Income During Inflation

November 25, 2009 • Commentary
This article appeared in the December 14, 2009, issue of Forbes.

Even as the Dow sits above 10,000, the public remains justifiably anxious about the state of the economy. The Federal Reserve has worked overtime to convince the public that it has saved the economy from a meltdown, but with unemployment at a 26‐​year high and the dollar tanking, it’s a hard sell. What most people easily understand is that the Fed has produced a monetary time bomb. Since August 2008 the monetary base (bills in circulation plus bank credits at Federal Reserve banks) has increased by 137%. If not defused, this bomb will eventually explode into inflation. We are told by Fed Chairman Ben S. Bernanke and other members of the Fed’s bomb squad not to worry. They assert that they know how and when to disarm the bomb.

Such assertions are a stretch. After all, it was the Fed’s ultraloose monetary policy and disregard for the value of the greenback that fueled the asset bubbles that burst and set off the panic and subsequent destruction of jobs and wealth.

The time bomb hasn’t exploded yet because, for now, the expansion in the monetary base has not given rise to a comparable expansion in a broader measure of the money supply called M2. That’s the monetary base, plus demand deposits (commercial and individual) at banks, traveler’s checks, savings accounts, time deposits and money market mutual funds.

The key here is something called the money multiplier, which is M2 divided by the monetary base. The multiplier measures, in a sense, the inflationary bang from every buck the Fed creates. In August 2008 the multiplier was 9.1. By December 2008 it had collapsed to 4.9 and since then has declined along an irregular path to 4.2. When the demand for the more narrowly defined kind of money goes down, as it eventually will, the money multiplier will move back into a normal range of 8 to 9. That is, the dollars manufactured by the Fed will give rise to more money (broadly defined) burning holes in people’s pockets. An excess of money in spenders’ hands is a recipe for inflation. This is when the Fed will need to shrink its balance sheet, but it will not be willing to do so because unemployment will probably still be elevated. In this scenario inflation expectations will become unhinged and inflation will accelerate.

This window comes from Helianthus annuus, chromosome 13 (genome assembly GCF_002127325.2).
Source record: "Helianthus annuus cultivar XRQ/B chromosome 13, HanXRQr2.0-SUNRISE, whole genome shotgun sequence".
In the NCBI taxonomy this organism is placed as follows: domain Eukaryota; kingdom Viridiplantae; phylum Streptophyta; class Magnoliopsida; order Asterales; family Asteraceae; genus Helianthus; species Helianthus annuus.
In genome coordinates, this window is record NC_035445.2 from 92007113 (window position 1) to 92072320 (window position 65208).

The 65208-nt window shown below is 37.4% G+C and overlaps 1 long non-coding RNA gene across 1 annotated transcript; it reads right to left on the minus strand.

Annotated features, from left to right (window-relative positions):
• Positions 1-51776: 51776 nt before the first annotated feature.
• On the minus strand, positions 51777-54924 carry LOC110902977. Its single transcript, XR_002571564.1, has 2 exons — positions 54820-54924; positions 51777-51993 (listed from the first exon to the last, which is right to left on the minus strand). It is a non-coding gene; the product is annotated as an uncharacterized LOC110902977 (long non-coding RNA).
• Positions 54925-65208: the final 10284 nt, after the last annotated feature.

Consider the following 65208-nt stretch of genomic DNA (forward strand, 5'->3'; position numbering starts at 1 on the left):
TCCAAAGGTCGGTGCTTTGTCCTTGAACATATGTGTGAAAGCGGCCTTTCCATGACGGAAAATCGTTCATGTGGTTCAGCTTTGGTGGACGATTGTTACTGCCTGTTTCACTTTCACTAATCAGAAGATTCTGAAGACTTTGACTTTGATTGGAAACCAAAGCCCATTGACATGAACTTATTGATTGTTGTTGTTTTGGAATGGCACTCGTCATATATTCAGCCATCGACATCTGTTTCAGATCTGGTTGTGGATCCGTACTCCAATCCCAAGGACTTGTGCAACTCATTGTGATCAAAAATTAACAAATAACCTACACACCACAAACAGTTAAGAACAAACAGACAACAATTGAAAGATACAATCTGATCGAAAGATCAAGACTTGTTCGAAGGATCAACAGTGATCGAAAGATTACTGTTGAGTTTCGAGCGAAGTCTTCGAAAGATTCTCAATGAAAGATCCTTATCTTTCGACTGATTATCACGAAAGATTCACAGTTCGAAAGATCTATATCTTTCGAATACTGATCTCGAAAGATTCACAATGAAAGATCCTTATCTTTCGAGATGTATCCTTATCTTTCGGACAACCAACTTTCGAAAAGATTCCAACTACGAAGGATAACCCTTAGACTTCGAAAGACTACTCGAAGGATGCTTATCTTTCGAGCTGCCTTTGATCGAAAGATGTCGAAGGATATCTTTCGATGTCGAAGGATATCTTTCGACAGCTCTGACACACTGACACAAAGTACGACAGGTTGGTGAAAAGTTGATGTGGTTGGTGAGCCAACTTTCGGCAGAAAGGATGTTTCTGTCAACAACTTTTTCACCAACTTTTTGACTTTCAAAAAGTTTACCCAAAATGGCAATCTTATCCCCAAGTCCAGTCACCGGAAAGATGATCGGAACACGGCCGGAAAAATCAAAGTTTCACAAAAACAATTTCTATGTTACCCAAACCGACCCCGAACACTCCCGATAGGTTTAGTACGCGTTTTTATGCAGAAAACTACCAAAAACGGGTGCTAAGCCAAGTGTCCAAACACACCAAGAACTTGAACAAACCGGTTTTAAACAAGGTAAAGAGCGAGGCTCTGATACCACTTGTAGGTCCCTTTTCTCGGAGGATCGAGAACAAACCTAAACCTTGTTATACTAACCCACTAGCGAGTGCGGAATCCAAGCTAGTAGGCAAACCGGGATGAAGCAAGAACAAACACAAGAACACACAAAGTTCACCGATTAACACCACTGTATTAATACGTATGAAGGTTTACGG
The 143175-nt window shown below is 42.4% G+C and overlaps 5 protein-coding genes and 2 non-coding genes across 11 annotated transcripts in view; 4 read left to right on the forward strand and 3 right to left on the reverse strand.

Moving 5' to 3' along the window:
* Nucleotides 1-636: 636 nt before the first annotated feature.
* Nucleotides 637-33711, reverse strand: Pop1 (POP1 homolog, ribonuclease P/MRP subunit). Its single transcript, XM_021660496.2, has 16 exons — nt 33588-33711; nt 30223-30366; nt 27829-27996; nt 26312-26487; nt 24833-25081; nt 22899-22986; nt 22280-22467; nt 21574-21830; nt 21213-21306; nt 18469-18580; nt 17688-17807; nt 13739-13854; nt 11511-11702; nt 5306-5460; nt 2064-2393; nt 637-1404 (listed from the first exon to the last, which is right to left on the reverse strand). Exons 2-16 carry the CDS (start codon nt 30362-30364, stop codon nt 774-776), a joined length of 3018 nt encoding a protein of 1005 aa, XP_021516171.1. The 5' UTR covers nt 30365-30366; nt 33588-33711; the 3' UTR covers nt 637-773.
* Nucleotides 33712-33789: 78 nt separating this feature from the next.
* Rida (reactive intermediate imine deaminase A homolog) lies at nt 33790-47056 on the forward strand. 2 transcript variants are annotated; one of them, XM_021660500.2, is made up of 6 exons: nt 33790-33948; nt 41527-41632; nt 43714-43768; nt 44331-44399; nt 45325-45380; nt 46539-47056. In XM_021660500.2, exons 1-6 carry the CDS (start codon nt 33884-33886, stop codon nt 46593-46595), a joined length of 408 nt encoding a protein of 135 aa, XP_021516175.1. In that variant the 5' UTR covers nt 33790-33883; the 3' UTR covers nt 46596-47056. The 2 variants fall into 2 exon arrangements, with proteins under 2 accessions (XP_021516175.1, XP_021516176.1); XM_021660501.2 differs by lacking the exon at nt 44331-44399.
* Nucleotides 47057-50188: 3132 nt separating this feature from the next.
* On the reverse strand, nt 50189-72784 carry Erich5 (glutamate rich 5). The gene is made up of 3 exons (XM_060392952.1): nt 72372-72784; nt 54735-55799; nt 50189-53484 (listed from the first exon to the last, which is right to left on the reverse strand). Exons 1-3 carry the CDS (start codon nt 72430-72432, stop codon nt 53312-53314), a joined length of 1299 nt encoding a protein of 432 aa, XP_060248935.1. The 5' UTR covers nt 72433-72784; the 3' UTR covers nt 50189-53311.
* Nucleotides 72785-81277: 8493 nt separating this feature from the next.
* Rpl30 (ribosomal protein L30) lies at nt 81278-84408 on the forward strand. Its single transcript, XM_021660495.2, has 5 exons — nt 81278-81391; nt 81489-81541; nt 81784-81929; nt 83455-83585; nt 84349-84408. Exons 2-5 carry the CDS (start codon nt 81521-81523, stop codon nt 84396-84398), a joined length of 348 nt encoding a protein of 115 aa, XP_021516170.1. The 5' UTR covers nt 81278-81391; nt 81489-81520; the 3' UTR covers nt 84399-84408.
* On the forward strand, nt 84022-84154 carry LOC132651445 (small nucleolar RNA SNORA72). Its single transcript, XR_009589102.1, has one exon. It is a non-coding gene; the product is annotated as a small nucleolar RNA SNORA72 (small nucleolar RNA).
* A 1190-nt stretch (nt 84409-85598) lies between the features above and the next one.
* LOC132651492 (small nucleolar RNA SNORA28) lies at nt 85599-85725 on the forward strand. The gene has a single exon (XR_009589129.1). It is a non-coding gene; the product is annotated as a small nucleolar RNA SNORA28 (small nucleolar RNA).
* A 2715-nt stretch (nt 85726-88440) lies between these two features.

With the Fed intent on keeping interest rates artificially low for an extended period of time, some of my previous recommendations should still work well. In September I recommended tapping into gold and commodities via the SPDR Gold Shares, iShares S&P GSCI Commodity‐​Indexed Trust and PowerShares DB Commodity Index Tracking Fund. Since then, these funds have appreciated by 13% to 15%, while the S&P 500 has notched a 9.2% gain. Retain these positions to protect your portfolio from the Fed.

With the inflationary wolf at the door, what’s an income investor to do? Go for dividends.

Leggett & Platt, a manufacturer with a product line that started out as bedsprings and veered off into things like parts for farm machinery and retail shelving, generates plenty of cash, even when sales slump. The dividend, which eats up 50% to 60% of earnings, was raised last year and now comes to an annual 5% of the share price. Management has also spent cash on stock buybacks, shrinking the number of shares outstanding by 15% over the past three years.

Philip Morris International is the second‐​largest tobacco company in the world. PM claims almost 16% of the non-U.S. cigarette market, a big plus for dollar bears. The market is currently pricing in a revenue growth rate that is lower than what the company has enjoyed over the past five years. The yield is 4.56%.

With its acquisition this year of Alltel, Verizon Communications has a customer base equal to 30% of the U.S. population. Annual revenue growth over the past ten years has averaged 11.9%. But Verizon is not receiving much credit for its rapidly growing wireless business (it owns 55% of Verizon Wireless). This segment is growing at an annual rate of 17% and is now larger than the wire‐​line side of the business. The dividend yield is 6.4%.

Kellogg has a yield of only 2.8%, but its dividend is well covered (it uses up only 44% of earnings) and has enjoyed seven increases over the past ten years. The cold cereal company gets 34% of its revenue from outside North America. That portion will go up, so here is another hedge against a weak dollar, as earnings abroad get translated into EPS gains here. Wall Street is expecting mediocre growth — too pessimistic. Take a bite.

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